JEFF HEALEY, R.I.P.
BECAUSE PAUL WELLS’S column usually deals with his views on politics, most of which I disagree with, I was pleasantly surprised to read one of the most accurate, balanced stories that I have seen so far about Jeff Healey’s move from rock and blues to his true love, traditional ’20sand ’30s-style jazz (“From rock’s big time to musical happiness,” Opinion, March 17). My husband, Colin Bray, Jeff’s long-time best friend and the Jazz Wizards’ upright bass player, had encouraged Jeff to switch to what he really loved, after playing a couple of jazz gigs and realizing that there was indeed an audience in Canada for this kind of music. It took lots of coaxing, but eventually he formed the Jazz Wizards and toured extensively across Canada. He still kept a rock and blues band that also toured and made him more money than the jazz band ever did, but he was happiest playing his kind of jazz. It made his many fans happy. Even when he showed his impatience with those who yelled at him from the audience to sing Angel Eyes, they still loved him.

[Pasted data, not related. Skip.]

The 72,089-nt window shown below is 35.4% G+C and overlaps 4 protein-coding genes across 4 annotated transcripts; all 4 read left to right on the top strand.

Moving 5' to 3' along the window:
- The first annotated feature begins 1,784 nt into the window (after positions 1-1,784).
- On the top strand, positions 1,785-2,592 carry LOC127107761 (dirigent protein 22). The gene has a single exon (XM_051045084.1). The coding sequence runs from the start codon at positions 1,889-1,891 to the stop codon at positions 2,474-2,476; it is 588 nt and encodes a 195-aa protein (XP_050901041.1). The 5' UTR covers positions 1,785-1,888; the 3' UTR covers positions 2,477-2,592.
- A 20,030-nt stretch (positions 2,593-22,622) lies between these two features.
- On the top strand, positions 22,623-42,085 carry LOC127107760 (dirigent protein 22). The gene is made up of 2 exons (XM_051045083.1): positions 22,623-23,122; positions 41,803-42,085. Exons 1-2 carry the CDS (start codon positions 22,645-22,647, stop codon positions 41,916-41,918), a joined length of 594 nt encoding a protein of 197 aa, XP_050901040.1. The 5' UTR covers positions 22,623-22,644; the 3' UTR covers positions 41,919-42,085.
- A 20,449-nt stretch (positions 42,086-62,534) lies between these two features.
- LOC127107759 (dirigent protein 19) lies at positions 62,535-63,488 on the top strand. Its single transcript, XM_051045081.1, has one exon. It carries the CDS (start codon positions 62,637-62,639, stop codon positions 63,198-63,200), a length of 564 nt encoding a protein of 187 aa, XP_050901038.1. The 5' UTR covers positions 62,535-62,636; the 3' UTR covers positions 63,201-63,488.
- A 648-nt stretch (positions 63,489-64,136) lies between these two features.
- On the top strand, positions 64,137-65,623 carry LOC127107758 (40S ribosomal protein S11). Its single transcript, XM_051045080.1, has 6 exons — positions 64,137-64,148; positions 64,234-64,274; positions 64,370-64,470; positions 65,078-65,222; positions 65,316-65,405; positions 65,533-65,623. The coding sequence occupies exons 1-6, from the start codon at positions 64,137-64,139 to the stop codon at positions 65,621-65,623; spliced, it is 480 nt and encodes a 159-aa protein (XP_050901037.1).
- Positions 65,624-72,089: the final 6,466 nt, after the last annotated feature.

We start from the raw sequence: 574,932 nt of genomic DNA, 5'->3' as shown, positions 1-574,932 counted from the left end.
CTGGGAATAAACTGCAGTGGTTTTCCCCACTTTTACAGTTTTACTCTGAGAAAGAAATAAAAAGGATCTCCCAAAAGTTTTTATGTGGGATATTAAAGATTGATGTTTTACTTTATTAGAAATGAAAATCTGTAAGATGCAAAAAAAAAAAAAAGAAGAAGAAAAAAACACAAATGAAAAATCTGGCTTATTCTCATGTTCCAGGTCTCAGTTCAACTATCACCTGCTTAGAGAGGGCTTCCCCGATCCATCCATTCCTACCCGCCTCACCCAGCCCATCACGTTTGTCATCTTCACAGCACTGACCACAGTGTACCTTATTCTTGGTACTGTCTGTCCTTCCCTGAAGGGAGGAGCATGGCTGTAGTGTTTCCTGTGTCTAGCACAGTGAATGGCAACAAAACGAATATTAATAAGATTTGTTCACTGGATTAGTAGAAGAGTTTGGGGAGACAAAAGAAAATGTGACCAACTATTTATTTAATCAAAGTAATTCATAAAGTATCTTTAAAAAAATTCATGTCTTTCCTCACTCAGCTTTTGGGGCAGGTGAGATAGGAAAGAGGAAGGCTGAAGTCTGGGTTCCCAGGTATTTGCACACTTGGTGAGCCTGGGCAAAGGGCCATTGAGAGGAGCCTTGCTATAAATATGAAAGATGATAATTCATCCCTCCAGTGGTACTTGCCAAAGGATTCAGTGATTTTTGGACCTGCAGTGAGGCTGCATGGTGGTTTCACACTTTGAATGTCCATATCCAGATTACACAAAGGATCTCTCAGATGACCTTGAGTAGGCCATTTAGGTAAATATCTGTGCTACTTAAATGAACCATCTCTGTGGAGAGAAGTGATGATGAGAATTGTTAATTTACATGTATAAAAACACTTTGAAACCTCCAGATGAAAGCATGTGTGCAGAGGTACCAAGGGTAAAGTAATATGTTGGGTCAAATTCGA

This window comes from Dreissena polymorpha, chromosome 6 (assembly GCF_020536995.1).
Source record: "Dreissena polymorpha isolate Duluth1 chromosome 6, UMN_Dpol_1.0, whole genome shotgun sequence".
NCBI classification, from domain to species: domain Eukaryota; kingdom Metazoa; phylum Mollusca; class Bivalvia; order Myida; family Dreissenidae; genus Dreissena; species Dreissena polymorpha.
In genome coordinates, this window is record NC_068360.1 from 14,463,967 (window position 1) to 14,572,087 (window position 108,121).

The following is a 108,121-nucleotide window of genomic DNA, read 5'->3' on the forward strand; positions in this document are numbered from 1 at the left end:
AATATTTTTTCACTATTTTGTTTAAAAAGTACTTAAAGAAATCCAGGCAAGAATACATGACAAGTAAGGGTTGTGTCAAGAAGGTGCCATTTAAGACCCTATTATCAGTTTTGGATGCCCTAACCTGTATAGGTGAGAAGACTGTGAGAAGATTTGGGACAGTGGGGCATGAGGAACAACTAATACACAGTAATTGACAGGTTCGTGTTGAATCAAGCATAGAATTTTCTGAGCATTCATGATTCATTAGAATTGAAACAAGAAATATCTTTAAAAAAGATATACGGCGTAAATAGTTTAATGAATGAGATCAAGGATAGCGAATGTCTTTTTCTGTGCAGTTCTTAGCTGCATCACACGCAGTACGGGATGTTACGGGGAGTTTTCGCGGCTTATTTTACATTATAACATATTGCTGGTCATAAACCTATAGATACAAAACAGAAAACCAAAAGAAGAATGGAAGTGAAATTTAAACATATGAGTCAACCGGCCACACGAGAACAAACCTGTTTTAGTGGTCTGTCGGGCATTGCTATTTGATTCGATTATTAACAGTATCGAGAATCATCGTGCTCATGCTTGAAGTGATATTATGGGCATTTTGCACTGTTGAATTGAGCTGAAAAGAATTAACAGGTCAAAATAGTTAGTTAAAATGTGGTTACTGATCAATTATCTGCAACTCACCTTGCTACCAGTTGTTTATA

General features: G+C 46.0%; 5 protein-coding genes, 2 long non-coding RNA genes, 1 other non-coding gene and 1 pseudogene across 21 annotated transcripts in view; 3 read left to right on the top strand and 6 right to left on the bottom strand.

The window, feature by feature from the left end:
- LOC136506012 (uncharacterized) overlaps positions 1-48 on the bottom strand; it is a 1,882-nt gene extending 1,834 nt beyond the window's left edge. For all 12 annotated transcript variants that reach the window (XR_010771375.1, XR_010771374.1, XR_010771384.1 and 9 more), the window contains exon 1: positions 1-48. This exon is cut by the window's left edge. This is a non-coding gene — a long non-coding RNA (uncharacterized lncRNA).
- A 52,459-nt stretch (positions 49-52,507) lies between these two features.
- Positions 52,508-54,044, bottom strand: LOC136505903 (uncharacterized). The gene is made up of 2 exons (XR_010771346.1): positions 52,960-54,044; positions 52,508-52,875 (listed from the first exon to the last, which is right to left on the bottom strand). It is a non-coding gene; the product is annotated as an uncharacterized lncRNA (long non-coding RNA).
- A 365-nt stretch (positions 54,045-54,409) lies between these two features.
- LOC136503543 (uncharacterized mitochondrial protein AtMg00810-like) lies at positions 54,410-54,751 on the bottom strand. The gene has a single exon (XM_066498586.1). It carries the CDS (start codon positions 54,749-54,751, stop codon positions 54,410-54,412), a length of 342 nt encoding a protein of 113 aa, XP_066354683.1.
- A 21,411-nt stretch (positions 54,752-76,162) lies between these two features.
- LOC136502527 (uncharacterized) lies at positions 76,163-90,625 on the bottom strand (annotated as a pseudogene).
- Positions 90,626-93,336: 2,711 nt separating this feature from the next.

On Feb. 2, a month before his death, he was at a concert in Goderich, Ont., with the Jazz Wizards, singing, playing his trumpet and his acoustic guitar. It was obvious when he arrived that he was gravely ill, but once he was in front of that audience, the cheers and the applause were like an elixir to him and he came away looking happier and healthier. His passing has left an unfathomable hole in the lives of his family, his friends and his multitude of fans the world over. Barbara Bray, Scarborough, Ont.
‘Obama was forced into a corner on NAFTA. Now this is costing us another witch hunt. Sometimes it seems right to shoot the messenger.’
SHOOT THE MESSENGER
JOHN GEDDES’S article about Stephen Harper’s top aide Ian Brodie and the NAFTA fracas (“The quiet man and the uproar,” March 24) illustrates the motive for excluding the press from so many functions. Reporters are always looking for a scoop. Many do not consider the consequences of publicizing sensitive information. Exposing any memo that the Tories allegedly had that Barack Obama was not serious about renegotiating the agreement was ill-considered. Obama was forced into a corner on NAFTA and a Canadian has meddled with the American electoral process with possibly dire consequences. Now this is costing us another witch hunt. Sometimes it seems right to shoot the messenger.
Ross Andrews, Straffordville, Ont.